Dreaded Maoist leader Kundan Pahan, facing 128 cases including that of murder of senior police officers and carrying a reward of Rs 15 lakh on his head, today surrendered before police here.
The CPI (Maoist) Jharkhand 'regional committee secretary' is an accused in the killing of special branch inspector Francis Indwar in 2008 and loot of Rs 5 crore from a cash van of ICICI bank.
He was also allegedly involved in Baliba ambush in Saranda and killing of DSP Pramod Kumar in 2008 at Pundigiri near Bundu in Ranchi district, Ranchi Senior Superintendent of Police (SSP) Kuldip Diwedi said.
Family members of Pahan, who takes aliases like Vikash and Ashish, were present as he surrendered before Additional Director General of Police R K Malik, IG (CRPF) Sanjay Lathkar, DIG A V Homkar and other senior police officers here.
Malik congratulated the police team for convincing Pahan to come into the mainstream and their continuous success in controlling left wing extremism.
"True repentance is to accept one's mistakes," Malik said on the occasion and appealed to others connected with the extremist organisation that indulges in exploitation and violence to join the mainstream.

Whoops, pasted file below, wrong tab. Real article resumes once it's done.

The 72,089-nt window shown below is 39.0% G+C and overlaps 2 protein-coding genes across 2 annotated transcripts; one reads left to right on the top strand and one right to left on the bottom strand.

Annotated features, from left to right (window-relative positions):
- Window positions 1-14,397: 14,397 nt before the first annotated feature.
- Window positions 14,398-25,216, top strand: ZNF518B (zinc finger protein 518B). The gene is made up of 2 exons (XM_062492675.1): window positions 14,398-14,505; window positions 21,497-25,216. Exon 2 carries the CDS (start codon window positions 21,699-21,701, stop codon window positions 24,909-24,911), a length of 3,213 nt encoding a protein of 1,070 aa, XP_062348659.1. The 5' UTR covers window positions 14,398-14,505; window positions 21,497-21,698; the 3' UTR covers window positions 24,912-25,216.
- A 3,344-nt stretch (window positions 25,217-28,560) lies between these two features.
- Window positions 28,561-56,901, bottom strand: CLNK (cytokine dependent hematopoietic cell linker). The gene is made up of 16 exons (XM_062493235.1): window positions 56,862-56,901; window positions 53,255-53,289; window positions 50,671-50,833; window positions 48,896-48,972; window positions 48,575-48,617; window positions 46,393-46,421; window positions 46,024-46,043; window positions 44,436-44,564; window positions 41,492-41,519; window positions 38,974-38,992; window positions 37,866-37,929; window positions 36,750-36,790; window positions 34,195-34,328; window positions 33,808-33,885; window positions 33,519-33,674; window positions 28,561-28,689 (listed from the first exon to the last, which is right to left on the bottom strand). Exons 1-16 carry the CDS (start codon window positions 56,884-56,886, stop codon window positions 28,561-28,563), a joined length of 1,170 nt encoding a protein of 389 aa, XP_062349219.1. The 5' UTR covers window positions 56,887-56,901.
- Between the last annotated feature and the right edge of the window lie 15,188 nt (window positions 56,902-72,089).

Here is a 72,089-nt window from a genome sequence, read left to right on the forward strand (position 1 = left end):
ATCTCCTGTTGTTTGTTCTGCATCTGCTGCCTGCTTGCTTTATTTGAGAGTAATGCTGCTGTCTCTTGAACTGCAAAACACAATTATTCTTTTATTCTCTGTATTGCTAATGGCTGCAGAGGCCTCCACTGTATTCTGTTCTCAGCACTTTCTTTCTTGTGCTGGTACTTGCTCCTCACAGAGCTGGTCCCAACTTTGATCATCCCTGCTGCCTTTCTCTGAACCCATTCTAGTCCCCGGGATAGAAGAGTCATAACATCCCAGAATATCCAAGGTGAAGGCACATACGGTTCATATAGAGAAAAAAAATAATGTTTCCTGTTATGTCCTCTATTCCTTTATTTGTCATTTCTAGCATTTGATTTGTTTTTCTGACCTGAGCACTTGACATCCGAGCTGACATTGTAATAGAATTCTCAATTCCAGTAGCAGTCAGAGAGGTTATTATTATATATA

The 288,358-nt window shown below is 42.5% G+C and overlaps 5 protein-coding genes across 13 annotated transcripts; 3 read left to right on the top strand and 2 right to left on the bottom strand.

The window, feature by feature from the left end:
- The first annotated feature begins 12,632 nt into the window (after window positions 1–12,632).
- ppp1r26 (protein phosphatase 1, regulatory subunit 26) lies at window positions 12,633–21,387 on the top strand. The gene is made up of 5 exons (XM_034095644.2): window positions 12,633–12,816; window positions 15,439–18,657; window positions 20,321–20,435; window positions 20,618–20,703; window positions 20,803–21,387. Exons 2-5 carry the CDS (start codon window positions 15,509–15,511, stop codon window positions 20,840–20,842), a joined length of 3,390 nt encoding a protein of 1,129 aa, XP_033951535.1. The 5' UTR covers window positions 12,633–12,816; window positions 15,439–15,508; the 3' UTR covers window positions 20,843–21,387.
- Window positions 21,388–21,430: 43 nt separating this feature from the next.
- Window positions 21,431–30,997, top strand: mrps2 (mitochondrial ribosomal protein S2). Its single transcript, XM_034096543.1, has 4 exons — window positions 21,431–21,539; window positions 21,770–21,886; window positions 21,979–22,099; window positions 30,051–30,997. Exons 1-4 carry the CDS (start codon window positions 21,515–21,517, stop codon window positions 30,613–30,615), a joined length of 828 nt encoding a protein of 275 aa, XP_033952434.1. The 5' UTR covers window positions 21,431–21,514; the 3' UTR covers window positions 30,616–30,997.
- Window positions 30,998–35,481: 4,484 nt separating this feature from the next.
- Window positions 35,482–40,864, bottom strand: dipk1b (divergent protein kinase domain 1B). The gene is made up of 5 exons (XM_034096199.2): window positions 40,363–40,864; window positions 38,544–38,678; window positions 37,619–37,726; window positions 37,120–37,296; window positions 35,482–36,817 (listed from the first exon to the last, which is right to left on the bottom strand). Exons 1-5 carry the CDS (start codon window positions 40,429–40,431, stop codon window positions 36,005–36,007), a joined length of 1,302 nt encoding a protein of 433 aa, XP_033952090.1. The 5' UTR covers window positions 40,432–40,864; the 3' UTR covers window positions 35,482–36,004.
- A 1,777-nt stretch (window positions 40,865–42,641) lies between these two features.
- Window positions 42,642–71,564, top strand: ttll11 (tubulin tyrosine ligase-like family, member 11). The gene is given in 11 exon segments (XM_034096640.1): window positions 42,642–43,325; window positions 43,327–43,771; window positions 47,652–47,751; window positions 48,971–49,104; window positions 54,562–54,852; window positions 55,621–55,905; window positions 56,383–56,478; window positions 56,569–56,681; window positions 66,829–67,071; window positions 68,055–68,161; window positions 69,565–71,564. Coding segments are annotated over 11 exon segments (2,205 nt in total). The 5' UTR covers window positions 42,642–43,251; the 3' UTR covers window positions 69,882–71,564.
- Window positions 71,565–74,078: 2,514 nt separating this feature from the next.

Malik said that DGP D K Pandey and the state government's initiative of 'Nai Disha' gave one final opportunity this year to the naxalites to surrender.
Inspector General of Police (CRPF) Sanjay Lathkar said the naxalites coming forward to surrender have understood "the hollowness of Maoist ideology and believe in the Constitution".
Deputy Inspector General of Police A V Homkar said it was a historic moment for the CRPF and the Jharkhand police as several naxalites have given up arms due to their efforts.
Kundan Pahan said that he had realised that he had "wasted" 20 years and would now help in the development works in the state.
He said, "Directly or indirectly I take responsibility of the incidents", and expressed sorrow for those who died in Maoist violence.
Pahan alleged that the senior Maoists get their children educated in foreign countries and indulge in extortion.
(This story has not been edited by Business Standard staff and is auto-generated from a syndicated feed.)